Author(s): Eftestol T, Sunde K, Ole Aase S, Husoy JH, Steen PA
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Abstract BACKGROUND: In 156 patients with out-of-hospital cardiac arrest of cardiac cause, we analyzed the ability of 4 spectral features of ventricular fibrillation before a total of 868 shocks to discriminate or not between segments that correspond to return of spontaneous circulation (ROSC). METHODS AND RESULTS: Centroid frequency, peak power frequency, spectral flatness, and energy were studied. A second decorrelated feature set was generated with the coefficients of the principal component analysis transformation of the original feature set. Each feature set was split into training and testing sets for improved reliability in the evaluation of nonparametric classifiers for each possible feature combination. The combination of centroid frequency and peak power frequency achieved a mean+/-SD sensitivity of 92+/-2\% and specificity of 27+/-2\% in testing. The highest performing classifier corresponded to the combination of the 2 dominant decorrelated spectral features with sensitivity and specificity equal to 92+/-2\% and 42+/-1\% in testing or a positive predictive value of 0.15 and a negative predictive value of 0.98. Using the highest performing classifier, 328 of 781 shocks not leading to ROSC would have been avoided, whereas 7 of 87 shocks leading to ROSC would not have been administered. CONCLUSIONS: The ECG contained information predictive of shock therapy. This could reduce the delivery of unsuccessful shocks and thereby the duration of unnecessary "hands-off" intervals during cardiopulmonary resuscitation. The low specificity and positive predictive value indicate that other features should be added to improve performance.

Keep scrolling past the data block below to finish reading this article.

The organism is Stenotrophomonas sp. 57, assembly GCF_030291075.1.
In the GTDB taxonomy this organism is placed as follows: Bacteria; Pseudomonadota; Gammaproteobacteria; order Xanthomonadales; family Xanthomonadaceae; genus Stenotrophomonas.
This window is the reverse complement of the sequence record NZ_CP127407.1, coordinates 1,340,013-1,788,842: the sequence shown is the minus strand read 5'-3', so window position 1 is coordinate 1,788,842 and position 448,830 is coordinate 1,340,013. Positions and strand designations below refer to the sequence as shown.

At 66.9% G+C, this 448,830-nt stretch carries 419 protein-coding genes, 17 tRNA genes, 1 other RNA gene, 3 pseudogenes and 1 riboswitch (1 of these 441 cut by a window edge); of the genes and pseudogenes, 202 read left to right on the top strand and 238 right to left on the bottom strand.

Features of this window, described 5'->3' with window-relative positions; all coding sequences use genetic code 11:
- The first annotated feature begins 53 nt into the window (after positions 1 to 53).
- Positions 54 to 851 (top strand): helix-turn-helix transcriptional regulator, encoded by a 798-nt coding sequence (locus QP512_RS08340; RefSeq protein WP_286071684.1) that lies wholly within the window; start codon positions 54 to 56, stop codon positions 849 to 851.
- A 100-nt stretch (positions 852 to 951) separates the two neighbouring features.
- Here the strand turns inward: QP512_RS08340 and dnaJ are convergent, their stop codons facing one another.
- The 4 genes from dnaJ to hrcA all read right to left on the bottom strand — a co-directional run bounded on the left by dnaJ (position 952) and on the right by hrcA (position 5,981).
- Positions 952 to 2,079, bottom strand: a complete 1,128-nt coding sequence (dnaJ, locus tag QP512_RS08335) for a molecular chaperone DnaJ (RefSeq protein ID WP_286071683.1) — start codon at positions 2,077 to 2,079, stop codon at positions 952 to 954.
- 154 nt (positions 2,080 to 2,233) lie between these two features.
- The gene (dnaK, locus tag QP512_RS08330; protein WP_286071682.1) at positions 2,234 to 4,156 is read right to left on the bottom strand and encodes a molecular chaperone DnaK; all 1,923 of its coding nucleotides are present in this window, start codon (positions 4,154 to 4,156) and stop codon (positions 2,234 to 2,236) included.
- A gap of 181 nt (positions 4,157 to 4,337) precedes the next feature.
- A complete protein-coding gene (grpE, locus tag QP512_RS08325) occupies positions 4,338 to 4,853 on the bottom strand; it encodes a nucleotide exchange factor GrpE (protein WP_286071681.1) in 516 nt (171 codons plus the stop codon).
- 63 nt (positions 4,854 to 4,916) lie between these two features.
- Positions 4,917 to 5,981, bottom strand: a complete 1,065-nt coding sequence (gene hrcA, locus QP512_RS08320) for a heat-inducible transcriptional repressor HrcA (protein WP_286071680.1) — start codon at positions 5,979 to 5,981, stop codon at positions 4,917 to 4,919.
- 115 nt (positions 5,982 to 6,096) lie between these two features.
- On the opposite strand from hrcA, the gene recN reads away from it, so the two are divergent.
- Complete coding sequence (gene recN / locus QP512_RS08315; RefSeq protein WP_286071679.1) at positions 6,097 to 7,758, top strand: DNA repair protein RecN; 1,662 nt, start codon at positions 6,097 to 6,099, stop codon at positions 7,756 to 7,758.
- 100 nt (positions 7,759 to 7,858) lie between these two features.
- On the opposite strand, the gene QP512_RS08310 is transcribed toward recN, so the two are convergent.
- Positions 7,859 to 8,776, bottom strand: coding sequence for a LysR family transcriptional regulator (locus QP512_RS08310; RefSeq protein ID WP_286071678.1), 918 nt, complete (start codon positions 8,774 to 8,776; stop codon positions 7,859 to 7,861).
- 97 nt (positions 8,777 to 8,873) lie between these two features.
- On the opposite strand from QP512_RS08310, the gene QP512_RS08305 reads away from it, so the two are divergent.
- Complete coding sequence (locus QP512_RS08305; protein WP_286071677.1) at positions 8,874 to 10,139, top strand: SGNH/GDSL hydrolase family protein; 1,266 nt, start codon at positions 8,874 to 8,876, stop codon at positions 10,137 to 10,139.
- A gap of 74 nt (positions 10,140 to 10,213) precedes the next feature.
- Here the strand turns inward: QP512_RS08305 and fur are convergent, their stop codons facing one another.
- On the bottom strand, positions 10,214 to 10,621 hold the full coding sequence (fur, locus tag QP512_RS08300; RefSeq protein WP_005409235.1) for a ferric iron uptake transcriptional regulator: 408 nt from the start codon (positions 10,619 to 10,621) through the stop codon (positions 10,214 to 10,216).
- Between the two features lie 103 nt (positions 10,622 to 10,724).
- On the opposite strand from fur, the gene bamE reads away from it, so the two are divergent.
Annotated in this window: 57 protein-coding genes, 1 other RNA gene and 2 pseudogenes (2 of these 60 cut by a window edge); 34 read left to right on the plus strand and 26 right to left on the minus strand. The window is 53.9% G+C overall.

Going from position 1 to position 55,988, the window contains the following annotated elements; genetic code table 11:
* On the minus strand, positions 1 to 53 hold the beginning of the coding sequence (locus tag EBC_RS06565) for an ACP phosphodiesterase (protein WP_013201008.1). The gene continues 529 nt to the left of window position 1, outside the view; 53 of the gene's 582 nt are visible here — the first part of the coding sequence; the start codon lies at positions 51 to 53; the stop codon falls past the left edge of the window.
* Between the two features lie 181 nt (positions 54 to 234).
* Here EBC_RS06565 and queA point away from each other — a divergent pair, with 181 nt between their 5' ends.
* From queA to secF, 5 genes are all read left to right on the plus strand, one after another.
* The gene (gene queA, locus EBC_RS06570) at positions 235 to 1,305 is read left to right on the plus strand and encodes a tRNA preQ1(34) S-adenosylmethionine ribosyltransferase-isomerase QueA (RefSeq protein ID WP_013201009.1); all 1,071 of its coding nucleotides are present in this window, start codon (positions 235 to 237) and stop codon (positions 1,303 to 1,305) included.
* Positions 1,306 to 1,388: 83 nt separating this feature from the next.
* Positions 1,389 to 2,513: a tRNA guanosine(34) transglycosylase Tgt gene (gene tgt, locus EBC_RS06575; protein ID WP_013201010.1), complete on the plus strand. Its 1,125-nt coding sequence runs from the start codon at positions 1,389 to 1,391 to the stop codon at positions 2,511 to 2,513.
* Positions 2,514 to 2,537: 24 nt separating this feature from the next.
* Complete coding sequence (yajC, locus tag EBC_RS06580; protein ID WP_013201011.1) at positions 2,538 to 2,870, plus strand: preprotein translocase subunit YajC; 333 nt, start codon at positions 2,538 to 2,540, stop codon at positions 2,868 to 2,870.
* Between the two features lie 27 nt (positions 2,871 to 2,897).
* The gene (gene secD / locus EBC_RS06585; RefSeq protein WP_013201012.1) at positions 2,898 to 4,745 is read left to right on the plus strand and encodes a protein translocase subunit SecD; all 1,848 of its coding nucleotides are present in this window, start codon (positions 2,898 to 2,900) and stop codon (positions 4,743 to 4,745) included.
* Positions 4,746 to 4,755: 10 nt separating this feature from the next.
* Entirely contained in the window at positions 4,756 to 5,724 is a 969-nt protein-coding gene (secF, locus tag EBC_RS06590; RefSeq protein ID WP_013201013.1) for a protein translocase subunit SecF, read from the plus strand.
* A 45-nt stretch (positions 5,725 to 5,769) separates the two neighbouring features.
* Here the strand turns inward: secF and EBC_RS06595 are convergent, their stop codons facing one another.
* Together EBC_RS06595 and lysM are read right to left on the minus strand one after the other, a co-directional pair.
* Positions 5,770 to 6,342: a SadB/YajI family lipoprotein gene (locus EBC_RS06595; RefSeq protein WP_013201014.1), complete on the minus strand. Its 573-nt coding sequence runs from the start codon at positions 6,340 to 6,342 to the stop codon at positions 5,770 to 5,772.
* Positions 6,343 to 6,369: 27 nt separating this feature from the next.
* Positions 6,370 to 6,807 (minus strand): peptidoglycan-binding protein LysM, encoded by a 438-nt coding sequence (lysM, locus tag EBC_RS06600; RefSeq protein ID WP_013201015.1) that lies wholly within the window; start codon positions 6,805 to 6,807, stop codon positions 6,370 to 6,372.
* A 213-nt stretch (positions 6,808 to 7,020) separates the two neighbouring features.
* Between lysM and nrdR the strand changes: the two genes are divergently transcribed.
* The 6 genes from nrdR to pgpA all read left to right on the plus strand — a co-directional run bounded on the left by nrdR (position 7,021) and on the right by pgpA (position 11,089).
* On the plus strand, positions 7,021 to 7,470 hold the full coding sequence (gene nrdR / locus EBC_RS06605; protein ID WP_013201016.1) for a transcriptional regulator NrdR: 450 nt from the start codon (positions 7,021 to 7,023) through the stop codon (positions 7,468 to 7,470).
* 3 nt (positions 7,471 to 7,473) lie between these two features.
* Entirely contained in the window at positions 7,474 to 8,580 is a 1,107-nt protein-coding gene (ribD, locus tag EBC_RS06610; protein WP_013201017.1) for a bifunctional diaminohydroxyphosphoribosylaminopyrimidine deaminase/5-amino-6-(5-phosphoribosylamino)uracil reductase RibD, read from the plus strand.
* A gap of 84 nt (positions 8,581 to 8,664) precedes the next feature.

This article was published in Circulation
and referenced in Journal of Clinical & Experimental Cardiology